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European Union Distressed by Pre-World Cup Racism


German authorities want to make sure everything goes well during the World Cup, and they've made security a top priority. But it isn't just terrorism they're worried about.

Soccer is often called the beautiful game, but in recent years it's been getting ugly. There's been a rise in racist and anti-Semitic incidents in Europe, and as NPR's Sylvia Poggioli reports, that threatens to spoil the world's most popular sport.


In November, 2004 Spain played England in Madrid's Bernabeu Stadium. The match degenerated when Spanish fans began taunting black players on the rival team.

(Soundbite of crowd)

POGGIOLI: The monkey chants outraged the soccer world and triggered intense soul searching, but it had little effect. There have been similar scenes elsewhere in Europe, in France, Eastern Europe and Italy. Marc Zoro of the Ivory Coast, who plays for the Italian team Messina, was reduced to tears after being subjected to racist chants while playing again Inter Milan.

Mr. MARC ZORO (Italian Soccer Player) (Through translator): We black players are always the victims of this matter. Every time we walk onto the (unintelligible) during the match we are insulted. We hear monkey chants. We are called gorillas and all these things. I do not think this is right.

POGGIOLI: In recent years large numbers of players from outside Europe have joined top European teams. Simon Cooper, sportswriter for the Financial Times say racism in European soccer reflects the radical changes mass immigration has brought to European societies.

Mr. SIMON COOPER (Sportswriter, The Financial Times): Most of Europe never had much black or brown immigration. And so this is the first contact people have really had with people of different skin color. And so the taboos that in the United States or in Britain are largely ingrained against racism have never really been discussed in these countries.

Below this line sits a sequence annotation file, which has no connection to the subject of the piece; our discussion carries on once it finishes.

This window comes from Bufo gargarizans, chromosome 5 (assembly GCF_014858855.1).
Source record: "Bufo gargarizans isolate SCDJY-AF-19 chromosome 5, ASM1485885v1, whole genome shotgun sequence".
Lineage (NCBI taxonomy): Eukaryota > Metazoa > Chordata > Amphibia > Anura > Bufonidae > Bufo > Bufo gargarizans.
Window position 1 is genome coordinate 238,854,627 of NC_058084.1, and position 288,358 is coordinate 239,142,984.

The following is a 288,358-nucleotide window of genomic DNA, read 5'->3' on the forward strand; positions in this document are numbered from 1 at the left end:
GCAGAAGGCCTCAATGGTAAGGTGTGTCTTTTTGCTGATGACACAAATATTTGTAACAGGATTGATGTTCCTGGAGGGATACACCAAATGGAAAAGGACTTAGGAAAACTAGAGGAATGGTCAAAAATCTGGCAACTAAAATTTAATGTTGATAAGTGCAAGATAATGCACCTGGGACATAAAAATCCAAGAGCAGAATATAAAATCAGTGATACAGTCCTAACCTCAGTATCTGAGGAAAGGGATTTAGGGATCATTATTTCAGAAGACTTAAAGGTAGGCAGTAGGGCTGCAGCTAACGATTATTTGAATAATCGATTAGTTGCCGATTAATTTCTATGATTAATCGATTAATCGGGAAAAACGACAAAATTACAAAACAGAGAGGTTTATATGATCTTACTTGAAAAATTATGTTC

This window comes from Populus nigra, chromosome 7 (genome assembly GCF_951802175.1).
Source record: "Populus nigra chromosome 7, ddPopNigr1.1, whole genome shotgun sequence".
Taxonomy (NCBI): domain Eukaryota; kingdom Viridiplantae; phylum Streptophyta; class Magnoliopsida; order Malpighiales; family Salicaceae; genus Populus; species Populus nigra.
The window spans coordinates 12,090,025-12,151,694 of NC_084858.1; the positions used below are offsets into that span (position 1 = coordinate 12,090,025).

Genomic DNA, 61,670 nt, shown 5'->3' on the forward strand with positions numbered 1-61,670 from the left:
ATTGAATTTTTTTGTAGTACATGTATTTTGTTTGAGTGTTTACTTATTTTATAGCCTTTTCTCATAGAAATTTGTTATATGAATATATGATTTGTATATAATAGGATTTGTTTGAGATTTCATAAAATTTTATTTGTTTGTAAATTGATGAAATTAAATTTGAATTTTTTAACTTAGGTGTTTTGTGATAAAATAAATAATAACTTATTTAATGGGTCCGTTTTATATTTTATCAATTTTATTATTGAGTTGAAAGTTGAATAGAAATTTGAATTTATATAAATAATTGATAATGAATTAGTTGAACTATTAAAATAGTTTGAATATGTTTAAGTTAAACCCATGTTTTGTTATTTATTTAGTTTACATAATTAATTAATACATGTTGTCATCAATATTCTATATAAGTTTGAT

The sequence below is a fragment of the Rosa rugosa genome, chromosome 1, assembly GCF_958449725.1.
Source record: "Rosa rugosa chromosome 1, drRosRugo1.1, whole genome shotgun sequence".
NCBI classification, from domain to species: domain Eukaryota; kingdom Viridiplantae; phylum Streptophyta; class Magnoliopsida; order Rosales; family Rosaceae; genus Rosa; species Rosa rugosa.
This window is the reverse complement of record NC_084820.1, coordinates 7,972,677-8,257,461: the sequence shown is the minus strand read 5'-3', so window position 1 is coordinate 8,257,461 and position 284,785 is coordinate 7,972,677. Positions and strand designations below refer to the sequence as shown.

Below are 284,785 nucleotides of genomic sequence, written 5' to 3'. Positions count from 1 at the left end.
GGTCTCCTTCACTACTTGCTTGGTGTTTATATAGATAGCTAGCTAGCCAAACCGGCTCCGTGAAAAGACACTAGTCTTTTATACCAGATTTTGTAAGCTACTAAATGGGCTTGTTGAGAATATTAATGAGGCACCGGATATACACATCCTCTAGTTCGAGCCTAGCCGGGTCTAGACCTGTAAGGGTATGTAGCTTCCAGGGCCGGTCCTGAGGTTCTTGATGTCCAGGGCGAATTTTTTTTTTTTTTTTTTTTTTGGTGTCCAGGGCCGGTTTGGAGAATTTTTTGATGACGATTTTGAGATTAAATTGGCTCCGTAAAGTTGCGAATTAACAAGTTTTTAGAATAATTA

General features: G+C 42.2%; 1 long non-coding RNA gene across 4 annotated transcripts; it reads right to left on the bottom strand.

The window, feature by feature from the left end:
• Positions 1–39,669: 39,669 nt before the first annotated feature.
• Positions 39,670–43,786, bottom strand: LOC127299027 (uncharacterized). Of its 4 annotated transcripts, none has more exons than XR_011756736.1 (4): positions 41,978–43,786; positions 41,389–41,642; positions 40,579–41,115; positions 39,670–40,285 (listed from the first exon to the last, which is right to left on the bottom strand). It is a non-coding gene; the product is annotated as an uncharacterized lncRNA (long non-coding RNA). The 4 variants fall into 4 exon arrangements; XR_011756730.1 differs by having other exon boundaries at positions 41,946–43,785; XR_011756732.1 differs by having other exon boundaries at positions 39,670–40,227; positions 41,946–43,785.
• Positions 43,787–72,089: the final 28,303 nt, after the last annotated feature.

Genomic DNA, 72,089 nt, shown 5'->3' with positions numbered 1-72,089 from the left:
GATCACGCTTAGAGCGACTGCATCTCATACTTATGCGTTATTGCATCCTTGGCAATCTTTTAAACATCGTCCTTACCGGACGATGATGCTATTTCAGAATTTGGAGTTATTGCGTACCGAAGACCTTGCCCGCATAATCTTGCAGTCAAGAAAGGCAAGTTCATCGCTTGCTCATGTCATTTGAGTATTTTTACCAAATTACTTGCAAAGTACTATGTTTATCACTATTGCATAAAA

POGGIOLI: Along with racism, another old demon had raised its head in European stadiums. There have been numerous anti-semantic incidents, in particular in the Netherlands, Hungary, Spain and Italy. Paddy Agnew is an Irish journalist who covers Italian soccer.

Mr. PADDY AGNEW (Irish Journalist): Well, you see swastikas, you see Viva Mussolini, I mean we had things like splendid banner at a Rome derby, you know, the Lapsia fans telling the Roma fans that Auschwitz was their home and the oven was really where they should be put.

Mr. LEONE PASERMAN (Rome's Jewish Community): The worst to think what that happened wasn't exposure of the banners, the worst was the public's reaction.

POGGIOLI: Leone Paserman is the leader of Rome's Jewish community.

Mr. PASERMAN: If players didn't react and the referee didn't react, what's shocking was the diffidence of the general public.

POGGIOLI: As racist incidents multiplied over the last few years WAFA and FEFA, the European and international bodies governing soccer, held conferences on how to eliminate the plague. In March they agreed on several types of sanctions against racist and anti-Semantic incidents, including match suspensions, heavy fines and point reductions for teams and stadium bans of at least two years for offending spectators. But Rob Hughes, sportswriter for the International Herald Tribune says sports authorities and teams can only do so much.

Mr. ROB HUGHES (International Herald Tribune): Society has first of all to recognize that it's not a football problem, it's a problem of society itself. And secondly, society them has to have the collective will to fund the depth of policing that you get in England.

POGGIOLI: England was able to root out racism in soccer thanks to a campaign by fan clubs. But Hughes says there were also sever punishments for offenders and teams. And some stadiums were turned into what he calls police states, with closed-circuit TV cameras on virtually everyone seated there.

Mr. HUGHES: What you can do is what England have done quite effectively. You can get it out of the stadium, which is a start. But all you really do then is push it out onto the streets and you get the same violence, the same hooliganism, the same racism on the streets of England that once you might have been able to siphon off in the stadiums.

POGGIOLI: As World Cups hosts, German authorities are on heightened alert. Stadium surveillance will be intense and police are working closely with authorities from neighboring countries to prevent violence. But they're facing a dilemma. As the country that spawned Hitler and Nazism, Germany must avoid heavy-handed repression. Yet it can't allow any glorification of the racism in enshrined in its past ideology. Sylvia Poggioli, NPR News. Transcript provided by NPR, Copyright NPR.

Sylvia Poggioli is senior European correspondent for NPR's International Desk covering political, economic, and cultural news in Italy, the Vatican, Western Europe, and the Balkans. Poggioli's on-air reporting and analysis have encompassed the fall of communism in Eastern Europe, the turbulent civil war in the former Yugoslavia, and how immigration has transformed European societies.